Ah, milk. One of the most demonised foods of the past decade. Is it bad for you or is it a superfood in disguise? What are the best alternatives if you ARE lactose intolerant?
There are so many options in the fridges and on the shelves than ever before and it’s just making people more confused, which is the best choice for myself and my family?
So here is my shopping guide to milk!
(1) Cow’s milk
Cow’s milk is a nutritious food, an important source of protein from the whey and casein proteins as well as minerals including phosphate and (of course) calcium.
There are numerous myths about milk, one of them is about that full-cream milk is “full of fat”. Full-cream milk has 35 g fat per litre (or 3.5%), lite varieties have 1.5% and skim milk contains less than 0.5% fat – these numbers are relatively small. Reduced-fat is recommended for most people due to numerous sources of fat in the diet (such as takeaways, cakes, pastries and biscuits).
And no, skim milk does not contain “added” sugar. The “sugars” in milk is lactose which affects many people and is basically the same across all cow’s milk varieties.
Full-cream cow’s milk is the only recommended option for children aged between 1-2 years old (except if they have a cow’s milk protein allergy), and low-fat milk can be used after 2 years old.
(2) A2 Milk
A2 milk contains only the A2 beta-casein protein, as the name suggests. This rose to popularity as there were claims that the A1 protein caused autism, schizophrenia, heart disease and diabetes which has very limited supporting evidence. Paying more for A2 would, therefore, have limited benefits on health.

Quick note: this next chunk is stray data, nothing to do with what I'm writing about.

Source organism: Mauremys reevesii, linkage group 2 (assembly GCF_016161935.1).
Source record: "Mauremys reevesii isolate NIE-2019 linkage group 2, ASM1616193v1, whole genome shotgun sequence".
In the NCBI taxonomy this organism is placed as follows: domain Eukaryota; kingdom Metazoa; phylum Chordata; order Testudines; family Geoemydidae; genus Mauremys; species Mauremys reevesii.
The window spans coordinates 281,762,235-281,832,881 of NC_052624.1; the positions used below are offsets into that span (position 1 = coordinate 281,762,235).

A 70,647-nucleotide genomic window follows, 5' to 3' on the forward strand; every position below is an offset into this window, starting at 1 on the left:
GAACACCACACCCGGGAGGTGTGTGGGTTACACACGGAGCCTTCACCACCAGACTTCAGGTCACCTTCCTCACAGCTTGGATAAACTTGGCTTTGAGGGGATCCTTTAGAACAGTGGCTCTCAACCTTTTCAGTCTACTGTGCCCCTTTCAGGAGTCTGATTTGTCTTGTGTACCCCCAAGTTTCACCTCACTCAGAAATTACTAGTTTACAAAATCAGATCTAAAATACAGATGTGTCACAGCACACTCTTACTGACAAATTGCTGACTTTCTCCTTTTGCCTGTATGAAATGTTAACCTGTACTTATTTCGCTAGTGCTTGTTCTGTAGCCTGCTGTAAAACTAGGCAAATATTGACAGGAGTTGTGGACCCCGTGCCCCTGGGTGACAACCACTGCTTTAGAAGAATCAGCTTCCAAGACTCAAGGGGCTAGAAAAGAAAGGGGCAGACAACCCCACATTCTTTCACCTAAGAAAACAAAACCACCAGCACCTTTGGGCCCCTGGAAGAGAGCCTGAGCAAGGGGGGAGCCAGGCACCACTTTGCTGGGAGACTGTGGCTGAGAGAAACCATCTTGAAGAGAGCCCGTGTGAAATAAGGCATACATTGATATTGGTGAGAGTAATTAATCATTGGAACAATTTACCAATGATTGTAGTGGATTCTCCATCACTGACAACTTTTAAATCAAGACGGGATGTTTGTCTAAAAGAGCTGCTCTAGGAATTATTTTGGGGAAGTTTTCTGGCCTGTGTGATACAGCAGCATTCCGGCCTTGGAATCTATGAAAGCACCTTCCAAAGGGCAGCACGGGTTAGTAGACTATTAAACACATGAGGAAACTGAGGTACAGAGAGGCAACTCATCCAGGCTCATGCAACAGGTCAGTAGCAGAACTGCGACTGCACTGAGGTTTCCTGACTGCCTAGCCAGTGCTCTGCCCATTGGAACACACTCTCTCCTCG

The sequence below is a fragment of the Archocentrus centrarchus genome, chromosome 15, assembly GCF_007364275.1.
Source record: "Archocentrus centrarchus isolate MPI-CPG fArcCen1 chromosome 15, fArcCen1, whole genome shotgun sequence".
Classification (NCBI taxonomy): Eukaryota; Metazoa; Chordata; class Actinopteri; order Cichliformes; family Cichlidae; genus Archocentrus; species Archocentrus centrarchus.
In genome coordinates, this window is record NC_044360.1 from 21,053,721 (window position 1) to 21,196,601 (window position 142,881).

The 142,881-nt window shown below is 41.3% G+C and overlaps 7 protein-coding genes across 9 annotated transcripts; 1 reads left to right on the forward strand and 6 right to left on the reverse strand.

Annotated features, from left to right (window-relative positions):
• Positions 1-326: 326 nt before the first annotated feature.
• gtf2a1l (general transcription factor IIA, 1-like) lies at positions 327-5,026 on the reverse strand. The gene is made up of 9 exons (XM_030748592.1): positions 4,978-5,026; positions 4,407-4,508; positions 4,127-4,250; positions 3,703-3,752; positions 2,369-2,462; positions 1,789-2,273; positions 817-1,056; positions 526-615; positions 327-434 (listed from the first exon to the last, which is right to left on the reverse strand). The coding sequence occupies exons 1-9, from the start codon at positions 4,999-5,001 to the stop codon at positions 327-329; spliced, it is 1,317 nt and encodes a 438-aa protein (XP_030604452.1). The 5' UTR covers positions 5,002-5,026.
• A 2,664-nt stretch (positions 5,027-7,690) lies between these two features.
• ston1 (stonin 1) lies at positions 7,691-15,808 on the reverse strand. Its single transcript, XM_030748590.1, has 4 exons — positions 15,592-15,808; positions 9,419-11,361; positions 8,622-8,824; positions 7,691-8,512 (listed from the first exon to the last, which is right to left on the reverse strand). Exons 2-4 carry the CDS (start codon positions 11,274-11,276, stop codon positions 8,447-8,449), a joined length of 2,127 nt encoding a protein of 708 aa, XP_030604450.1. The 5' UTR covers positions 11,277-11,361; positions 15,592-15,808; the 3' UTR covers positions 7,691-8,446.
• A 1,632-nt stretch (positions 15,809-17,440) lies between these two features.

(3) Long-life (or UHT) Milk
Why does this milk get to stay on shelves and not in fridge? This is because of the process of heating the milk has undergone giving it a longer shelf-life. UHT stands for ultra-high temperatures (132 degrees Celsius to be exact), compared to refrigerated milk which is heated to 72 degrees. This process called pasteurisation is mandatory by law, and kills bacteria in the milk protecting us from getting sick – I would not recommend raw milks that find their way onto the market, especially for children, pregnant women and the elderly.
Long-life milks are nearly identical to fresh cow’s milk and it is simply more convenient for some people to be able to store milk at room temperature for months.
(4) Lactose-Free Milk
Lactose-free milk products contain the enzyme lactase which breaks down lactose (the sugar found in milk products) so that it can be more easily digested for those who experience symptoms of lactose intolerance.
It is important to keep in mind that those who are lactose intolerant can build up their tolerance level, and most adults can tolerate a cup of milk across the day, without symptoms.
(5) Soy milk
Soy milk was the first popular dairy-free milk alternative. It’s important to note that soy milk and full-cream cow’s milk have similar calorie, protein, fat and carbohydrate content, although slightly lower in saturated fat (the kind that isn’t too good for your heart), as it is a plant-based milk. Keep in mind when buying soy milk is to choose a brand that is calcium-fortified (to at least 100 mg/100 mL), that is has added calcium to ensure it’s an adequate replacement for cow’s milk.